The Slatest

New Law in Poland Bans Abortion in Nearly All Cases

Pro-choice demonstrators wave flags as part of a nationwide wave of protests against Poland’s near-total ban on abortion.
Pro-choice demonstrators in Warsaw on Jan. 27, 2021, as part of a nationwide wave of protests against Poland’s near-total ban on abortion. WOJTEK RADWANSKI/Getty Images

Poland instituted a new, near-total ban on abortion at midnight Wednesday, sparking protests in the streets of the overwhelmingly Catholic country. The ban prohibits abortion in instances of fetal abnormalities, such that abortion in Poland is now restricted solely to cases of rape, incest, or when the mother’s life is in danger. The heightened restrictions were handed down in October by the country’s Constitutional Tribunal, which ruled unconstitutional a 1993 law that allowed abortion in instances of severe and irreversible fetal abnormalities. The ruling had not yet been implemented after mass demonstrations erupted. The far-right government, however, suddenly announced the ban would be entered into the government register Wednesday.

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The new ban on abortion in instances of fetal abnormalities functionally eliminates access to abortion services in the European country because, as the New York Times notes, 1,074 of the 1,100 abortions performed in Poland last year were because of fetal abnormalities. After the October ruling, “more than 400,000 people protested in hundreds of towns and cities across the country as part of a ‘women’s strike,’” the Guardian reports. “Theoretically, the rulings of the court should come into effect immediately, but there have been a number of cases where there have been long delays for apparently political reasons, and there was a sense that the government had been alarmed by the size of the protests and wanted to back away from the ruling.”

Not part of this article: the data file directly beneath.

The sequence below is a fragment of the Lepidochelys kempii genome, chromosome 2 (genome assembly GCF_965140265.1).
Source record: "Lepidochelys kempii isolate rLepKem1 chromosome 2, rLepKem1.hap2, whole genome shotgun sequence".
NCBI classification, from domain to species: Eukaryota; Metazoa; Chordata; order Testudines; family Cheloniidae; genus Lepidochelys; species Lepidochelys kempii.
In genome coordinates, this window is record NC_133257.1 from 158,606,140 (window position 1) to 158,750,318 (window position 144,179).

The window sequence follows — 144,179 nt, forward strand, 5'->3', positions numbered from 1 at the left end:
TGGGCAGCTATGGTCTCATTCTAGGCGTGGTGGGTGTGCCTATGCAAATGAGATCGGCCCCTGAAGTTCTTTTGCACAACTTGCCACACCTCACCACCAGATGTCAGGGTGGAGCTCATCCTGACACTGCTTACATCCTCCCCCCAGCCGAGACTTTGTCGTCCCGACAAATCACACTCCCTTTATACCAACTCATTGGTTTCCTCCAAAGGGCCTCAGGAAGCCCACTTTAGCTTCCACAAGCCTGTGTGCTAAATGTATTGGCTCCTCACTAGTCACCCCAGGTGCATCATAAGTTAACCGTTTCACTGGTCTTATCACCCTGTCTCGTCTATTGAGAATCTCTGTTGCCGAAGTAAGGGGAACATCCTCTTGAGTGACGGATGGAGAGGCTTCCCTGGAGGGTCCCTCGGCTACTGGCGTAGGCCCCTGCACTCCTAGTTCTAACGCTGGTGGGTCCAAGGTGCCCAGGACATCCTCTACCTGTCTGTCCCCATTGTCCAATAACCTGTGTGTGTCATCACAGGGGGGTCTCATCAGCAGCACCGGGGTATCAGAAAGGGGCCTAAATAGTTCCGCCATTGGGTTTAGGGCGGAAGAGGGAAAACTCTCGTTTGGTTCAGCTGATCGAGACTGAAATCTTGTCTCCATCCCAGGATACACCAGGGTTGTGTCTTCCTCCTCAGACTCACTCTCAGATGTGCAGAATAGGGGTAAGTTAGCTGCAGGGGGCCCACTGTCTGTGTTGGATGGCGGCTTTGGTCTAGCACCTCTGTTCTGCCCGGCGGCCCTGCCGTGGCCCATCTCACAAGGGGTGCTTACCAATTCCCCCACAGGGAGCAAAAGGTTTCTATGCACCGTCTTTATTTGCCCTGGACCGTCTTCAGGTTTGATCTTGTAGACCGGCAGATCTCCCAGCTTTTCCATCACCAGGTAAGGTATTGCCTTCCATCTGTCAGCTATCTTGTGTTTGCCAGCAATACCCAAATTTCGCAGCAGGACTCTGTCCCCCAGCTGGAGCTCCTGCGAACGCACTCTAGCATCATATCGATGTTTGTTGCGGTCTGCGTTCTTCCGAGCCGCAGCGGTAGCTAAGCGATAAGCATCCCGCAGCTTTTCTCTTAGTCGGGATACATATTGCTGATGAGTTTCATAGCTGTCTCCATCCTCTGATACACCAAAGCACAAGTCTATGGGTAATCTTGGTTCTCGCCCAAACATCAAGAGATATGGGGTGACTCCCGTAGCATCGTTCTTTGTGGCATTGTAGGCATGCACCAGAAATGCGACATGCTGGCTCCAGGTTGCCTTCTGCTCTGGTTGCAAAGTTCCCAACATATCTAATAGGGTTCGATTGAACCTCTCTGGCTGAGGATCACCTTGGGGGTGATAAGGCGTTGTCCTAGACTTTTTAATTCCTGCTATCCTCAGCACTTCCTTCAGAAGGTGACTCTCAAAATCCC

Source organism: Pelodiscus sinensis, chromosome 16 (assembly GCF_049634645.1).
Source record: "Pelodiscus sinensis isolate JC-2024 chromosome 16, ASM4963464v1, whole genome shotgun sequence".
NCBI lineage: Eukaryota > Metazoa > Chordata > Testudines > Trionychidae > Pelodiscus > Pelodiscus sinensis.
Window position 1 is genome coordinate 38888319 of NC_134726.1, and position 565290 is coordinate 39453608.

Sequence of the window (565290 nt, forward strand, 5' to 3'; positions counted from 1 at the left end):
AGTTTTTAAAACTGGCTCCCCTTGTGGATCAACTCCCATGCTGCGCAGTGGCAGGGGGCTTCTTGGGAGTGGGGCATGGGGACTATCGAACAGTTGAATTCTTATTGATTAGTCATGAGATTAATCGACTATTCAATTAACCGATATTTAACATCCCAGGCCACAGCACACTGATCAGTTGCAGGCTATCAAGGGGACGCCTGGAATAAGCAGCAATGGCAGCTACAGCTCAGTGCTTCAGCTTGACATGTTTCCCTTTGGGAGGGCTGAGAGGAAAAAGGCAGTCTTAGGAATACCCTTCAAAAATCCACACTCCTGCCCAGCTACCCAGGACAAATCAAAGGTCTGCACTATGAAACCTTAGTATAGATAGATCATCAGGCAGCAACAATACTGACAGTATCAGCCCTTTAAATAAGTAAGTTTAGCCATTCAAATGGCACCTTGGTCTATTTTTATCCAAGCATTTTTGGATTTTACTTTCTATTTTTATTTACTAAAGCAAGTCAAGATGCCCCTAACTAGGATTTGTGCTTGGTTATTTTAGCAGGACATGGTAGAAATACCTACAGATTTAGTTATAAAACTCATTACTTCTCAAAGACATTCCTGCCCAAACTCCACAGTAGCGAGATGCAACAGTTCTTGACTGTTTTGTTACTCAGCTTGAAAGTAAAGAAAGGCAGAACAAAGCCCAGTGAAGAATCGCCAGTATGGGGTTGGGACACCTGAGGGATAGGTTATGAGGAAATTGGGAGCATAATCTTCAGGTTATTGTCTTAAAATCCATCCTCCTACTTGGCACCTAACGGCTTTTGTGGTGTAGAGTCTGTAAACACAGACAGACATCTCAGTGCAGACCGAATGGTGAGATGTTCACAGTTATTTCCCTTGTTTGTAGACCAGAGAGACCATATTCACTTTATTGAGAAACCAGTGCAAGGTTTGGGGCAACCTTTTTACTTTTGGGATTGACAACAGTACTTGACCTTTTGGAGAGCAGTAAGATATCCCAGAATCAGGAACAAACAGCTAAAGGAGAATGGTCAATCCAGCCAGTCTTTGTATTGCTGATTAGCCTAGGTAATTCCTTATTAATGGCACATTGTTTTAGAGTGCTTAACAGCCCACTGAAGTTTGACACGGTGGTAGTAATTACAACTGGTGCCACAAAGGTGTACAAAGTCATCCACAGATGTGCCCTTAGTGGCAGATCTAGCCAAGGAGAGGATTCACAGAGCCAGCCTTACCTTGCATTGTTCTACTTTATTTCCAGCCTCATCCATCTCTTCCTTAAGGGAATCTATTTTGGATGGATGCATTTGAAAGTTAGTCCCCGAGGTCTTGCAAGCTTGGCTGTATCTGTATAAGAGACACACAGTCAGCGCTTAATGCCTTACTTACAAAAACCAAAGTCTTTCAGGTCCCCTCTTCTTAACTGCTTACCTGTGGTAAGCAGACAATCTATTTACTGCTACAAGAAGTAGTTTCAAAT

The ban sparked criticism from European leaders and is yet another indication of Poland’s worrisome rightward swing under the ruling Law and Justice Party. “Abortion has emerged as one of the most divisive issues since [the Law and Justice Party] took power in 2015, promising poorer, older and less-educated Poles a return to a traditional society mixed with generous welfare policies,” CNN notes.

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